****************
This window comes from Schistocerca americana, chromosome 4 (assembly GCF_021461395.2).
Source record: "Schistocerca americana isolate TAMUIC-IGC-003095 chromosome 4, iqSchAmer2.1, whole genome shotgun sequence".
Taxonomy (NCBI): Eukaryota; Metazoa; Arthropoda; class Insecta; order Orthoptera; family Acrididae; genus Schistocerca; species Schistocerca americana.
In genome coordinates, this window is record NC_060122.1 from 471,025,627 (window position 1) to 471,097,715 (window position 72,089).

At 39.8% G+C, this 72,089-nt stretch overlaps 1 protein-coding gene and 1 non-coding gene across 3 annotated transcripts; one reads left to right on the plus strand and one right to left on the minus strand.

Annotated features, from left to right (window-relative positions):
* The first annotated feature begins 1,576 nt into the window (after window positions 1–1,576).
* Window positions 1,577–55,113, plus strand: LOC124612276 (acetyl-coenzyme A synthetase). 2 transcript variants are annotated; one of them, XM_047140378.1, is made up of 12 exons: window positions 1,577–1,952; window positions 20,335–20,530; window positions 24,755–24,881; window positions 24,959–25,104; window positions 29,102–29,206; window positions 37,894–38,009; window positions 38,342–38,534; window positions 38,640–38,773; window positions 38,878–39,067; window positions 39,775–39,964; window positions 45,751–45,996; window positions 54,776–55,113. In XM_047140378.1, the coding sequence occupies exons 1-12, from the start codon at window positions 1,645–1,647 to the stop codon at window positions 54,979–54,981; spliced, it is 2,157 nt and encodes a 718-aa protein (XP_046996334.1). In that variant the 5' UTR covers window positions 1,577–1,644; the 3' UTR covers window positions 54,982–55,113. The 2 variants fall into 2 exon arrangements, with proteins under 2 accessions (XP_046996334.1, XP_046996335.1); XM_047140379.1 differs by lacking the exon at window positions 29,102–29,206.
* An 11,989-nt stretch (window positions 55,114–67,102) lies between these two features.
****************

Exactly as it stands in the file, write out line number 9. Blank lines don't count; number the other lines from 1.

* An 11,989-nt stretch (window positions 55,114–67,102) lies between these two features.